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Hence a “ murmuring is said to have been excited among the Grecians against the Hebrews, because their widows were neglected in the daily ministration."*
Hitherto the twelve apostles had executed the different offices of apostle, elder, and deacon--the former or highest oflice in the Christian church, being evidently considered as including every inferior one. To redress the alleged grievance, the apostles convened the whole church, stated to them that the ministry of the word of God was that which claimed their own primary attention, and how unsuitable it would be for them to neglect it for the sake of looking after the poor; they therefore recommended it to their brethren to look out among themselves for seven men, full of wisdom and the Holy Spirit, to be appointed over this matter. “ But we,” say they, “ will give ourselves wholly to prayer and to the ministry of the word.” The proposal met the cordial approbation of all the church; and thus the office of deacon was instituted. They chose Stephen, and Philip, and Prochorus, and Nicanor, Timon, Parmenas, and Nicholas, a proselyte of Antioch. Some of them (probably all) were occasionally engaged in preaching the gospel, but this was no part of their office as deacons, the latter being restricted to the serving of tables, or ministering to the wants of the poor.
There were in Jerusalem a great number of synagogues, to which the people resorted for religious instruction. One of these was called the synagogue of the Libertines, that is, such Jews and proselytes as had been Roman slaves, but had obtained their freedom, or were the descendants of such free men. It was also the resort of the Cyrenians, and Alexandrians, and those who came from Cilicia (among whom, in all probability, was Saul of Tarsust), as well as others that came from Asia Minor.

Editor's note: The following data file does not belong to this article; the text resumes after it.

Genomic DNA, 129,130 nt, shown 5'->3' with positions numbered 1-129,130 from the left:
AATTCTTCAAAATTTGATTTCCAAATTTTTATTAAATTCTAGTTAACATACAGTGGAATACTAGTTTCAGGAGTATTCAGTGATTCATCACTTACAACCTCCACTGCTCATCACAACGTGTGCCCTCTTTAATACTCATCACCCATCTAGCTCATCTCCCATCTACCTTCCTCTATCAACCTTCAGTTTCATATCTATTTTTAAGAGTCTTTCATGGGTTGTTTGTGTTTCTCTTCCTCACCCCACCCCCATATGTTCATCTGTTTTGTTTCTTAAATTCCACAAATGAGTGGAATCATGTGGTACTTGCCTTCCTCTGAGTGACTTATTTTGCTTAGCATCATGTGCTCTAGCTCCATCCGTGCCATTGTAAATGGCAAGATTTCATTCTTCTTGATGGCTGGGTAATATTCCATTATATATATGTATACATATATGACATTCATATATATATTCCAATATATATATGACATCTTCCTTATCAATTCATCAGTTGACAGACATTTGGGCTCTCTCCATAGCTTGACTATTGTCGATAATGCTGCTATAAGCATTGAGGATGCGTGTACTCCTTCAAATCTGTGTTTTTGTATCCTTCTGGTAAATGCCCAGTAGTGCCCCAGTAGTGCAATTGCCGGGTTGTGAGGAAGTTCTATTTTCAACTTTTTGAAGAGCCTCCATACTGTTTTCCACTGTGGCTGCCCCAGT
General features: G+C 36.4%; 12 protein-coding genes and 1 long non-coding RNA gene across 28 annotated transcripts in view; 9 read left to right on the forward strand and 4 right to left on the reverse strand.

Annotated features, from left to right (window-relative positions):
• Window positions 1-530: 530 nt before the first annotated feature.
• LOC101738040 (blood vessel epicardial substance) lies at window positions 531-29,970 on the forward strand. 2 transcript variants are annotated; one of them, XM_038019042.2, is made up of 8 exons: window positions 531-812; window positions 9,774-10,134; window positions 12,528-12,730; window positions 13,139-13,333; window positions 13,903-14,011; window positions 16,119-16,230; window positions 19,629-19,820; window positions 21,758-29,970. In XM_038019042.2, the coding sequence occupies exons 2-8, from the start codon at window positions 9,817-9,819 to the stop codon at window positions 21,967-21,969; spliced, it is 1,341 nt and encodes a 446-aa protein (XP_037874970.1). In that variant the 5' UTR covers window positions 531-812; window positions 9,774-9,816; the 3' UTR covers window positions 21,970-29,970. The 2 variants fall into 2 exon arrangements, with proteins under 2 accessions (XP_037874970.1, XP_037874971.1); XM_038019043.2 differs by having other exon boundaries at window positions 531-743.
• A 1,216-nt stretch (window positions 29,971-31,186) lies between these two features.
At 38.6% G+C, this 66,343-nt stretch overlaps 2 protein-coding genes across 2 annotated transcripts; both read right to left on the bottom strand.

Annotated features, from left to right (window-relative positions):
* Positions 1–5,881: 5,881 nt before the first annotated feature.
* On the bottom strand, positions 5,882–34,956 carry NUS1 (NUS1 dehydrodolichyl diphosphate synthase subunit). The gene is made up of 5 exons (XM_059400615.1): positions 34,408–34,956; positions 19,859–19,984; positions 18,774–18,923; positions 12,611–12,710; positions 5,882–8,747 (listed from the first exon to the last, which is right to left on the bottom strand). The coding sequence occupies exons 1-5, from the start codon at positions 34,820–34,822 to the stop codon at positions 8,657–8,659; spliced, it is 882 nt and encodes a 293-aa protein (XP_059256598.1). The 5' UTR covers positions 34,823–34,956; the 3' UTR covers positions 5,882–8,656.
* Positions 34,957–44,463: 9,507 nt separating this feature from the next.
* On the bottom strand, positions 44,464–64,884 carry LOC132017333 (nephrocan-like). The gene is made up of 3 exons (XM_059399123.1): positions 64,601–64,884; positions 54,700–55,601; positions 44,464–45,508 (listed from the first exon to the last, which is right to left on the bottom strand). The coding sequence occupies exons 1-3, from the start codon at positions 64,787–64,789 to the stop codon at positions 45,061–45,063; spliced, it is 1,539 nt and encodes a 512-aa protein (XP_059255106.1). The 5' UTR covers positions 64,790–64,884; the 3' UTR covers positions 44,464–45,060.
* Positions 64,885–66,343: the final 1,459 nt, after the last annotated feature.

• Acts vi. 1, &c.
+ Acts xxiii. 54. and xxi, 39.
Death of Stephen.
Stephen, by the boldness of his doctrine, and the miracles which he wrought among the people in attestation of it, had attracted the attention of certain persons belonging to that synagogue, who undertook to dispute with him; but not being able to resist the wisdom and the spirit with which he spake, they had recourse to the old method of persecution. They suborned men to accuse him of blasphemy against Moses and against God. By this artifice Stephen was brought before the Sanhedrim, where, though alone and unsupported, in the midst of furious enemies, he stood firm and unmoved, like a rock in the midst of the waves. “ And all that sat in the council looking stedfastly on him, saw his face as it had been the face of an angel.”*
The noble defence which Stephen delivered on this occasion will be found in the seventh chapter of the Acts of the Apostles, to which I must refer the reader; its length precludes its insertion, and to abridge would be to injure it.